When it comes to educational opportunities for inmates at the Idaho State Correctional Institution south of Boise, “they’re limited,” said Randy Valley, deputy warden of operations. The prison offers a GED program because a large share of its population doesn’t have a high school diploma. Beyond that, Valley relies on volunteer educators.
They’re invaluable, he said. “A good teacher can get people in the door to an education. And some stay.”
Kirk Long will graduate from Boise State Univeristy in 2020 with a degree in physics. He grew up in Boise, and received scholarships from the Honors College and the Idaho Opportunities Scholarship program. He has two day jobs – leading STEM summer camps at the YMCA and working at Bruneau Dunes State Park Observatory running “the biggest telescope in the state.” Since February of 2019, he’s volunteered to teach science and coding classes at the prison.
He told us more about his work there and his hopes for the future.
Q. How did you become interested in volunteering at the Idaho State Correctional Institution?
A. For an honors class (University Foundations 200: Foundations of Ethics and Diversity), I read “Just Mercy: A Story of Justice and Redemption,” a book by Bryan Stevenson about the American prison system. Basically, the biggest takeaway was that everybody is better than the worst thing they’ve ever done. Stevenson recommended ways to combat this vicious cycle that the prison system becomes for lots of inmates. I’m a believer that education is power. I thought, maybe if I could pique an intellectual curiosity in someone in prison, it could have a positive ripple effect in the community. This seemed like a thing that I could do.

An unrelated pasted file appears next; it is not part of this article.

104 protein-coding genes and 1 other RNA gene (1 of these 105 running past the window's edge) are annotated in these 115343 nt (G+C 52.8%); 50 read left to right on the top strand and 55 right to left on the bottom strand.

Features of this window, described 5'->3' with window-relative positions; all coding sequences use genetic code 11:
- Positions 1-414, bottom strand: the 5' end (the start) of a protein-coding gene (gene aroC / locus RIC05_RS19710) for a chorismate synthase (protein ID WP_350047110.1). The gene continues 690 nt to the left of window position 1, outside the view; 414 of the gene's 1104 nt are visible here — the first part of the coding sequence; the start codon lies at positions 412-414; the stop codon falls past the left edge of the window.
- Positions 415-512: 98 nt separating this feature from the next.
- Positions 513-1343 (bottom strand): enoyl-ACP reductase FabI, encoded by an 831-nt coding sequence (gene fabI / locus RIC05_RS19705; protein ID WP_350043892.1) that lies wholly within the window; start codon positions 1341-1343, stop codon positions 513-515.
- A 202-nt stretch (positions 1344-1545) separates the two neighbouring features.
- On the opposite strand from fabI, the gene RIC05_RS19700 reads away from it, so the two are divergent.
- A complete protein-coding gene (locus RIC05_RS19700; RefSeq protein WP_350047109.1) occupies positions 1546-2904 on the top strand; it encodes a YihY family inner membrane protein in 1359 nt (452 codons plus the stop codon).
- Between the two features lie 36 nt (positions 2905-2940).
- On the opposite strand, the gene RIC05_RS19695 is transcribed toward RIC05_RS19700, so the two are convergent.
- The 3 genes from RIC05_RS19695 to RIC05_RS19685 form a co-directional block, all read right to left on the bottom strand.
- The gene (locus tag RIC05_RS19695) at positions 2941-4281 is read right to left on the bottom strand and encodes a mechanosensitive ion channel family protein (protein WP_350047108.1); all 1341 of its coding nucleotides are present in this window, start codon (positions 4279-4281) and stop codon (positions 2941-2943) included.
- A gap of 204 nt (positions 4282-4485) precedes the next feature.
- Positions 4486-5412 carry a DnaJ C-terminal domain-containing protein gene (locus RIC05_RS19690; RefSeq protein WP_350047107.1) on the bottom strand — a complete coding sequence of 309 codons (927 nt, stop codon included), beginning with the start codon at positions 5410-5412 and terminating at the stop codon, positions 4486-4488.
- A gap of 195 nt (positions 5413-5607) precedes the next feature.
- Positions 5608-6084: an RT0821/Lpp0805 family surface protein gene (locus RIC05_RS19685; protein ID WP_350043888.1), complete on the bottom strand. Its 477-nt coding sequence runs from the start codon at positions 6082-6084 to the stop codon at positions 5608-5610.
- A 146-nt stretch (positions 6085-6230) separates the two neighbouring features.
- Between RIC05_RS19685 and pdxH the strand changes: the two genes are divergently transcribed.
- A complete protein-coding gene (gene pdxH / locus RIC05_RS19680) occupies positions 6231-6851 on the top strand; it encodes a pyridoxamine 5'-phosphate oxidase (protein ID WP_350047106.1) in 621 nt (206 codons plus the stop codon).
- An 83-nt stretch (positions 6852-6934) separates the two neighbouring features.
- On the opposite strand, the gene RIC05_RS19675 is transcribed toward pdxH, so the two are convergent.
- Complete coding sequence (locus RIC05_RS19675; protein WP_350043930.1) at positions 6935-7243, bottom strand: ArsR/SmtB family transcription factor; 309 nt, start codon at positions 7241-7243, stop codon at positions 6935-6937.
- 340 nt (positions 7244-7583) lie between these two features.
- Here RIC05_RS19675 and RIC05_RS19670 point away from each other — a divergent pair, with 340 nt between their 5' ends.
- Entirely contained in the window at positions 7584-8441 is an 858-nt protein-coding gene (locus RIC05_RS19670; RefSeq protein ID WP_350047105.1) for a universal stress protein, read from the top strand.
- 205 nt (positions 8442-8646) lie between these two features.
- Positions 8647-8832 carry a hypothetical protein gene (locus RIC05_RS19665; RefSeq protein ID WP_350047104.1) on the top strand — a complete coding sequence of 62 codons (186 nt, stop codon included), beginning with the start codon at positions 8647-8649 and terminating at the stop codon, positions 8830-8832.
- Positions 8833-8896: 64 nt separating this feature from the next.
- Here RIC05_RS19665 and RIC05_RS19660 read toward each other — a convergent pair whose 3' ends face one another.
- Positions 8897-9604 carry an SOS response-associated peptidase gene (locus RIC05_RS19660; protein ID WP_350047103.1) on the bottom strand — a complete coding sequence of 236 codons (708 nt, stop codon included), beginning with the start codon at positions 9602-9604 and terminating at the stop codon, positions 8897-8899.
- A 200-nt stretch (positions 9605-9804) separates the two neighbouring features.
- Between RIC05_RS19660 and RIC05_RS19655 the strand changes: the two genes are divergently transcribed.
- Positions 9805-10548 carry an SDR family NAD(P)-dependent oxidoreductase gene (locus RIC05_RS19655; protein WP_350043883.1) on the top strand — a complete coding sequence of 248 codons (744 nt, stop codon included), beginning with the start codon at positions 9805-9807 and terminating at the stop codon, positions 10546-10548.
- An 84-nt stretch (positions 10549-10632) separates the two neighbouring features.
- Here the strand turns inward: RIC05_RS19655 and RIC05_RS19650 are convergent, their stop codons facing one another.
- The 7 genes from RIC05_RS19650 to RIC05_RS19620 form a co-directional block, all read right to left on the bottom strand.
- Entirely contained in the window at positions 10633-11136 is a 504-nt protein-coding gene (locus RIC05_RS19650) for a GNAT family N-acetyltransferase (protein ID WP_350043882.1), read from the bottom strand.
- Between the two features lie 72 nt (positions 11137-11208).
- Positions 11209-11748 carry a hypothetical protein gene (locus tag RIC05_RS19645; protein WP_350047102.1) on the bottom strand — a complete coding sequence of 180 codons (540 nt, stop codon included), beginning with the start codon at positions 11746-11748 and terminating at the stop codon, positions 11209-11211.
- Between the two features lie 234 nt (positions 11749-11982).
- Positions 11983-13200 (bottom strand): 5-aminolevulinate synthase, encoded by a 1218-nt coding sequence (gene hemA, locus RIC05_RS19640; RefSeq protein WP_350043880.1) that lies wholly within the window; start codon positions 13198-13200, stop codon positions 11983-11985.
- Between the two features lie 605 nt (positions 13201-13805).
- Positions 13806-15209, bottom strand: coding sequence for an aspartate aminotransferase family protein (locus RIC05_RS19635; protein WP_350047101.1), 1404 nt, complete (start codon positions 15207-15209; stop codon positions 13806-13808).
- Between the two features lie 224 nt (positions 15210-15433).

Q. Had you done any kind of work in a prison setting before?
A. No, I had no familiarity. I walked in green. My initial idea was to tutor math for the GED program, but they already had that covered. What they thought would be more valuable would be for me to teach a new skill, or something that might inspire people to go on and get their GEDs. (Note: the correctional institution graduated 32 GED students this year, a record number. Long attended the ceremony. Chuck Durrant, the institution’s education program manager said, “I credit much of our success to the inspiration and excitement Kirk brought to the program through his volunteer efforts.”)
Q. What was it like the first time you walked in the classroom?
A. I was surprised at how much interest there was. I didn’t know if people would show up, but I usually have between 10 and 20 students in class, and some who come every week. I’d been expecting two.
I thought people wouldn’t take this seriously. I’m not the most stereotypical person you’d see in a prison. But the students just seem grateful that I’m there and no one has questioned the relevance of the classes.
Q. What are some of the lessons you’ve taught?
A. In my science class I’ve brought in solar telescopes. We’ve done experiments with electricity and magnetism. We’ve built spectrascopes. They’re kind of like a prism, but better. They break white light into colors. Every element has its own distinct set of colors, like a fingerprint.